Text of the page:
Human Assets or Asses?


Yup, I said it and mean the double entendre. 

What company doesn’t say people are their greatest asset? How many companies really treat their employees like assets? Not as many, and less than we’d like to think.  Too many companies still treat employees like Asses –beasts of burden, tools for labor.  And then, managers* get surprised (duh!) when employees act like asses – non-caring beasts of burden and seemingly stupid, stubborn people.

Golden Rule: It’s a Rule, not an Exception!

How employees act and engage all depends on T – on how you Treat them.  Remember the golden rule? Guess what, it’s a rule, not an exception.  Try Treating everyone you encounter this week, especially your employees, as an asset.  You might see some Asses become Assets (even you?).

* Not leaders, cuz real leaders don’t treat their employees like asses.



Does HR Need a New Business Model?

Innovation requires rethinking how we do business. My guest post on ZDNet (Thank you, Michael Krigsman!), shares an approach for HR to re-examine how it serves the needs of Millennial workers, using the Business Model & Value Proposition Canvases

"...HR is in desperate need of a new business model. The combination of boomers retiring, Millennials expanding their presence in the workplace, intense competition for top talent, confusing and changing regulations, and new technology make HR ripe for change." Read on here.

Innovation's 2 New Letters: HR

We’re all finally recognizing that management and innovation are social activities – people activities. So it has struck me as rather odd that HR is hardly mentioned in the conversation. Why?

Perhaps it’s because corporate management and HR have a 20th century mindset towards HR. What we need is a 21st century mentality, especially given the increasingly social aspect of “work” and the talents of our Gen-X/Y/Z colleagues.

So go figure when a 160+-year-old company in a very 20th-C industry uses HR in a very 21st-C way. Well, that’s Menasha Packaging – yup, packaging – old, boring, brown box stuff. Actually no, really cool, innovative and sustainable retail packaging.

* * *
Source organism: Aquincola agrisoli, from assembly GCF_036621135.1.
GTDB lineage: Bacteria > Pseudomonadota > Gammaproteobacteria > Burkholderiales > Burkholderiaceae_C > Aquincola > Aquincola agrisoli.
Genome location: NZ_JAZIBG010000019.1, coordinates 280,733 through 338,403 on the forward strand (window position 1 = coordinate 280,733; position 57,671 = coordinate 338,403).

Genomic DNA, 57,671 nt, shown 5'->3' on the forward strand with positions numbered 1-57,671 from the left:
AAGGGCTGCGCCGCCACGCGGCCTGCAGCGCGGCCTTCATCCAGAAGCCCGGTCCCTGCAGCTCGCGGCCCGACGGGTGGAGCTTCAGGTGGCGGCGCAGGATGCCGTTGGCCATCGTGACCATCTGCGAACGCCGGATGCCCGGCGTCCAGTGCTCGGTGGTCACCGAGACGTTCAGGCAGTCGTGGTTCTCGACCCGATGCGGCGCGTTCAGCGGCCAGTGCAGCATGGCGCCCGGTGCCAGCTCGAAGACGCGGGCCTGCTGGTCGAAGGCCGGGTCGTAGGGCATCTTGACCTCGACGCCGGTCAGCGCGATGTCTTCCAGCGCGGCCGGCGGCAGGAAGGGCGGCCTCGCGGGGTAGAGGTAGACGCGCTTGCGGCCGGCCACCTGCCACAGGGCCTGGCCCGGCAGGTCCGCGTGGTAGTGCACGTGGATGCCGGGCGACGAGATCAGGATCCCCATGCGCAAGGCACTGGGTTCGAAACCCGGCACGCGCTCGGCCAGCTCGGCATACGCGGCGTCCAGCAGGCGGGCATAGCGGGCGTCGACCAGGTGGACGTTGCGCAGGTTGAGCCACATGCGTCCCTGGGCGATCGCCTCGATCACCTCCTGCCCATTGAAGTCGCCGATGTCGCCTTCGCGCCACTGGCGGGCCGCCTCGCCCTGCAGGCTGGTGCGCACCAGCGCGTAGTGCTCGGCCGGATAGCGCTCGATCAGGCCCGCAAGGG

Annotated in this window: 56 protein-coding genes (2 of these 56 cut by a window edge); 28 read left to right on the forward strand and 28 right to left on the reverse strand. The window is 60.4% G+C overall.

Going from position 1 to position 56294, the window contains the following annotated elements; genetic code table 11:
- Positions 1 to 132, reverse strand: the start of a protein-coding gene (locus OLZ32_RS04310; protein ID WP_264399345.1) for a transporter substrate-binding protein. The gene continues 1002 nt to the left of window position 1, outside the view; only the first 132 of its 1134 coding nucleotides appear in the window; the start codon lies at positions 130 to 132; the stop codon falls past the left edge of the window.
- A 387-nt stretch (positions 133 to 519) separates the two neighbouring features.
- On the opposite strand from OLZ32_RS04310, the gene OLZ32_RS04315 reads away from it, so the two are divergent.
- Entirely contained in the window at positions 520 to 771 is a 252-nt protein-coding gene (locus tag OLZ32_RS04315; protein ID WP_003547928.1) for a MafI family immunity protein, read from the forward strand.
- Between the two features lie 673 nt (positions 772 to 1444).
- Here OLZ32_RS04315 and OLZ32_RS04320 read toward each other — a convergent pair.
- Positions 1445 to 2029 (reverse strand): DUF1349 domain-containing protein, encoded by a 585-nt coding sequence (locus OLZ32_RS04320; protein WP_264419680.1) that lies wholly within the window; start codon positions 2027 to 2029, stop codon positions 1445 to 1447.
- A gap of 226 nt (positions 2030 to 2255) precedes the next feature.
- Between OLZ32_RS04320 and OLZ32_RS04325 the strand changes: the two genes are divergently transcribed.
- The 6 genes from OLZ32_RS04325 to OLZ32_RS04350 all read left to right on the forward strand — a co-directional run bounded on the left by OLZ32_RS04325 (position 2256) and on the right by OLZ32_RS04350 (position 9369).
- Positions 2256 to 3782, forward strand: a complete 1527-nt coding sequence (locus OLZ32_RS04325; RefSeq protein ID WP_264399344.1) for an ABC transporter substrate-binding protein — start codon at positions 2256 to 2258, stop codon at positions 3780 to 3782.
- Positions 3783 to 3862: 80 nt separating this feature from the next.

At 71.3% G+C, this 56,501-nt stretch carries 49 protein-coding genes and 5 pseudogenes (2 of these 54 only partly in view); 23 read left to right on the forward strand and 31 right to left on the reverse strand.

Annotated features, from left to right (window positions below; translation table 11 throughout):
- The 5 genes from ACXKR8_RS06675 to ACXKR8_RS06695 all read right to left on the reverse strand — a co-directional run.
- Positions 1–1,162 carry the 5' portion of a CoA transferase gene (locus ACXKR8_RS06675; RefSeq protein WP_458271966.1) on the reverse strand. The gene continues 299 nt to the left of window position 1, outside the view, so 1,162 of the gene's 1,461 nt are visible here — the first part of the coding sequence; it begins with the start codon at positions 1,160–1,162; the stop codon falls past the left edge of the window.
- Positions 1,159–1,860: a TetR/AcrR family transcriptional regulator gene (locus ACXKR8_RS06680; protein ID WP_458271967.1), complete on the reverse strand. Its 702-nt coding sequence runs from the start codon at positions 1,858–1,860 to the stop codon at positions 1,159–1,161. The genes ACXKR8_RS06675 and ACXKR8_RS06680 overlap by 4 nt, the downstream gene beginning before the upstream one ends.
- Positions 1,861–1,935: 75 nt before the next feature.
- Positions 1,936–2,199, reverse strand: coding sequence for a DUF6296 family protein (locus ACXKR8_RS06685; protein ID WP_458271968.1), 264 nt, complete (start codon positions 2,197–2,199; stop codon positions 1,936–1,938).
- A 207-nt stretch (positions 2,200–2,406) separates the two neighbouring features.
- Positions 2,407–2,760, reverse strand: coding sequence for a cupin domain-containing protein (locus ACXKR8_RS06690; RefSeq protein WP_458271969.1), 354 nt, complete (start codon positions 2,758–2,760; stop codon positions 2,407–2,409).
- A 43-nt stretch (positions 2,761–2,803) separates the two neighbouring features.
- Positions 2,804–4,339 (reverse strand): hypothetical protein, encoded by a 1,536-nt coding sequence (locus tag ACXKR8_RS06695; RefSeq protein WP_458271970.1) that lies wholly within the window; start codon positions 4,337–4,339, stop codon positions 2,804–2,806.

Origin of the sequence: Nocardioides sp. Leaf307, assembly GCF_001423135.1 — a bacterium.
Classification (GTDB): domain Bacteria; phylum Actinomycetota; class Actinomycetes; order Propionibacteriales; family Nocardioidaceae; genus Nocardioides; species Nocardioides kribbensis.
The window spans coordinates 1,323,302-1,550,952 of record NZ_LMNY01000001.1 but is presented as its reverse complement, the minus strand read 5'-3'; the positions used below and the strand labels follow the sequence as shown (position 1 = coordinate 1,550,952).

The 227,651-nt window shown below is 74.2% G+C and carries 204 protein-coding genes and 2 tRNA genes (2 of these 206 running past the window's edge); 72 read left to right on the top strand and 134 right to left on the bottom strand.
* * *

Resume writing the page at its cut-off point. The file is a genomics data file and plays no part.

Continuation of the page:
How did this happen? The GM of Menasha’s biggest complex, Mike Riegsecker, simply didn’t know better. He didn’t know that using his HR director, Sharon Swatscheno, was unusual or radical.

Given Sharon’s talents and knowledge of the organization, it simply made sense to have her facilitate the innovation sessions and manage the process. Why not? This also made it easier to include innovation metrics and tactics into his team’s personal performance plans.

In all honesty, much of the success isn’t the title/role of HR. It’s Sharon – see, people once again! Sharon didn’t view her role as tactical, but strategic, and so did Mike. Because of Sharon’s knowledge of the organization, she was able to create highly effective cross functional/disciplinary teams as well as provide the necessary training and tools.

Her role helped people overcome their fears of innovation – looking stupid, making mistakes, failing, peer pressure, losing control, etc.

What can you do to use your HR people more strategically? What can you try?